WHO warns Zimbabwe on relaxed attitude on new Covid-19 varient


Zimbabweans must not loosen their guard against Covid-19, President Mnangagwa and the World Health Organisation (WHO) have warned, while the Government wants people to forgo or at least seriously minimise traditional Christmas festivities to stop infection rates rising.

As the second wave hits a number of African countries, including South Africa, complacency has been creeping into society, with people disregarding containment measures after WHO commended the Government for the way it has managed to slow the spread of the pandemic and keep both infection rates and deaths low, largely by implementing measures in time and getting most people to follow these.

Zimbabwe has been seeing a steady rise in infection rates, with 97 new cases yesterday taking the total since the start of testing to 12 422, according to statistics released by the Government, with two more deaths taking the total to 322. While totals are creeping up, medical experts stress that Zimbabwe can avoid more serious rises if everyone follows the rules that have worked so far: masking, social distancing, sanitising, obeying test and travel laws, avoiding large groups and generally taking care.

WHO country representative Dr Alex Gasasira applauded the Government of Zimbabwe for the way it responded to the pandemic, but warned cases could rise again if the guard is loosened.

“We are at a time where we should be celebrating the festive season, but let us not forget the immediate challenge that is in our midst — Covid-19. Many countries in our region have been experiencing resurgence in Covid-19 cases. Zimbabwe is one of them,” said Dr Gasasira.

He said it was encouraging that Zimbabwe did not neglect other health services it was mandated to deal with, despite the presence of the global pandemic. WHO was encouraged by the efforts Zimbabwe had put in place to strengthen its health systems under the ongoing restructuring exercise.

“We are all aware of the efforts to ensure a strong health system and all this has not been forgotten despite the challenges that Covid-19 has brought.”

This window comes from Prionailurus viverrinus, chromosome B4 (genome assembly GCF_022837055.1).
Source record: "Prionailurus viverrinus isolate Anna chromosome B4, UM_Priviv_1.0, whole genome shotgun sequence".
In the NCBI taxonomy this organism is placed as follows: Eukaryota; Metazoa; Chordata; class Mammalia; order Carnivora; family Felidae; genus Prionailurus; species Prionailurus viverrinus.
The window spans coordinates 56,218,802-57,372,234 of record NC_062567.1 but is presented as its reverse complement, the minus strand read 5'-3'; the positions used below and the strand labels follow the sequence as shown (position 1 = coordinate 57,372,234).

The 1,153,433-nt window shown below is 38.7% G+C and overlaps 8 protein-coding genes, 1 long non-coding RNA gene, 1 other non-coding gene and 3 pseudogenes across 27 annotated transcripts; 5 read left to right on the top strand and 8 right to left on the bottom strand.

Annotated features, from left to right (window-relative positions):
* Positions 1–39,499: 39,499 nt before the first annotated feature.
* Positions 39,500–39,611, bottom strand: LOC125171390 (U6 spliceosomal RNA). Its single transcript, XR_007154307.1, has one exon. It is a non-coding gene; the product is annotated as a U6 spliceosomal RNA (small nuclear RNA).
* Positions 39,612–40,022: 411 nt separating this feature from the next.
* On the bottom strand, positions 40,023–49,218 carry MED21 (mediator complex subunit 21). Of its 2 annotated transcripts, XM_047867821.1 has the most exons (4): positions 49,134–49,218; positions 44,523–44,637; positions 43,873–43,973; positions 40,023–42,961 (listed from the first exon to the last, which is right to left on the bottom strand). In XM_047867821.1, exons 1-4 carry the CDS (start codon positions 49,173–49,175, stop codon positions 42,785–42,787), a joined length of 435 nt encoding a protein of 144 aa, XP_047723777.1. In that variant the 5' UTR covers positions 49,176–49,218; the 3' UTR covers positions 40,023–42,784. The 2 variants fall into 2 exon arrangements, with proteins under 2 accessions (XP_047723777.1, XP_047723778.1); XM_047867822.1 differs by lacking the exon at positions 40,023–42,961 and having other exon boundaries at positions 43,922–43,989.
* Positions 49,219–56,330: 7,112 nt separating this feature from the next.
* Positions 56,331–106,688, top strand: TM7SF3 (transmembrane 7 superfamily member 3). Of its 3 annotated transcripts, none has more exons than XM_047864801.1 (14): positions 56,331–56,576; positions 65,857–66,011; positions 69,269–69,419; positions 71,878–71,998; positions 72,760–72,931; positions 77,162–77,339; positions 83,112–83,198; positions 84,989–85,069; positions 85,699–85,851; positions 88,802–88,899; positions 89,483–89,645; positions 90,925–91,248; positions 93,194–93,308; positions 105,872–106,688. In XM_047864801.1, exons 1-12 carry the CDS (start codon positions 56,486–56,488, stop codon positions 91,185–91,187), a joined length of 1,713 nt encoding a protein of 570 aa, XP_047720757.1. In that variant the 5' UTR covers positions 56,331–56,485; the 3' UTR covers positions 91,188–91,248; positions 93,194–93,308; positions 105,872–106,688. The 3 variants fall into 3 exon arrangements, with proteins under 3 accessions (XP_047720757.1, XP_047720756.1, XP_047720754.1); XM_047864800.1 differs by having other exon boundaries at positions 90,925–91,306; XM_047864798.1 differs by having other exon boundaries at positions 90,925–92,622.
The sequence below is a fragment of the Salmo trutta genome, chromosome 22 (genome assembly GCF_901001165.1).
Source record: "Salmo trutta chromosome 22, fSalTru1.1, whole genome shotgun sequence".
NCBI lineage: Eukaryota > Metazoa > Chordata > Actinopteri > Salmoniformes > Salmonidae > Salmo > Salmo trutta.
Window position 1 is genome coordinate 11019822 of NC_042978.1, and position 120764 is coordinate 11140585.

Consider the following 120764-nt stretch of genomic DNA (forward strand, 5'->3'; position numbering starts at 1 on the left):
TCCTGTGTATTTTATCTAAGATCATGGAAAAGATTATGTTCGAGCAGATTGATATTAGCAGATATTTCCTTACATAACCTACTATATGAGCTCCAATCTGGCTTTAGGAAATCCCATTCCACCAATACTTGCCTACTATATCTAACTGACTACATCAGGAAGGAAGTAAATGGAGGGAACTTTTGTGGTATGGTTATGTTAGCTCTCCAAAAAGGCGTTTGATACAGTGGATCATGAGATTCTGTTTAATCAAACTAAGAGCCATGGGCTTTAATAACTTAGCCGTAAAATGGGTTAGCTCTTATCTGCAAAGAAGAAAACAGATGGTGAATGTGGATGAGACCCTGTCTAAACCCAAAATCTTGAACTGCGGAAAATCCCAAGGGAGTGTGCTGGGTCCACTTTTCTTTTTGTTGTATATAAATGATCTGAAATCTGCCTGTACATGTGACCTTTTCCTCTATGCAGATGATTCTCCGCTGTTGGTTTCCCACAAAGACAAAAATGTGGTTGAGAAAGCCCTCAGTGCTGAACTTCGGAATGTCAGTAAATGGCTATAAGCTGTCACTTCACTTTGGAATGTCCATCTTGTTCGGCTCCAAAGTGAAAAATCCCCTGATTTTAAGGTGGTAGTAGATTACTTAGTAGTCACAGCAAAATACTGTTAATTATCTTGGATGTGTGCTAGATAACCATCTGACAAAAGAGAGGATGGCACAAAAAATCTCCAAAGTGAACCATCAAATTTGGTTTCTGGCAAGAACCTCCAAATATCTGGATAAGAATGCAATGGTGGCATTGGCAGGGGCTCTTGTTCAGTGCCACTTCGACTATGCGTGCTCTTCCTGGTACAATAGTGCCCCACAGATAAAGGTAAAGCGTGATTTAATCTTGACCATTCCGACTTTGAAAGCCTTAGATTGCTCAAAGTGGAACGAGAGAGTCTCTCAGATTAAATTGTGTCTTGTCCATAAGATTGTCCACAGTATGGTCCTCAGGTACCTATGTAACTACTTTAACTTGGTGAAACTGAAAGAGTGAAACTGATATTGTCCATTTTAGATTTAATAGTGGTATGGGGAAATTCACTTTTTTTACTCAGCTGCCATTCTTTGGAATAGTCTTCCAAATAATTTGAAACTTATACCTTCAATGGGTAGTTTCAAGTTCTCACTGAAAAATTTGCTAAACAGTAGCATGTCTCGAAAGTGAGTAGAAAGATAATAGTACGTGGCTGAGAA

This week, the country is receiving an influx of returning residents from neighbouring countries, especially South Africa, with some flouting regulations by circumventing measures to gain access into the country without requisite tests.  With over 900 000 cases, South Africa is the hardest hit country on the continent and returnees, particularly those skipping the border and bribing their way to entry, have raised fears of a potential surge in cases.

Vice chairman of the Ad-Hoc Inter-Ministerial Taskforce on Covid-19, Professor Amon Murwira said security at borders had now been heightened and emphasised the importance of minimising festivities.

“Covid-19 is still there and the point is never to lose our guard because life is precious. We want to enjoy these festivities again, next year. We must take care and never lose our guard. We need to be responsible and save lives. Festivities can be enjoyed again.

“We have increased our responses at the points of entry so that people adhere to the prescribed protocols. We do not need for example, to wear masks for the police only, but we need to protect ourselves and others,” said Professor Murwira.

Addressing the nation yesterday ahead of the Unity Day commemorations today, President Mnangagwa took time to remind Zimbabweans not to be complacent.

“I once again appeal to the nation to remain mindful of the fact that Covid-19 is still with us. During this festive season and beyond, our safety and that of our beloved ones is a priority. Let us never let our guard down,” said President Mnangagwa.

Vice President and Minister of Health and Child Care Dr Constantino Chiwenga is on record as saying early successes in the fight against Covid-19 should not be mistaken for total victory against the global pandemic.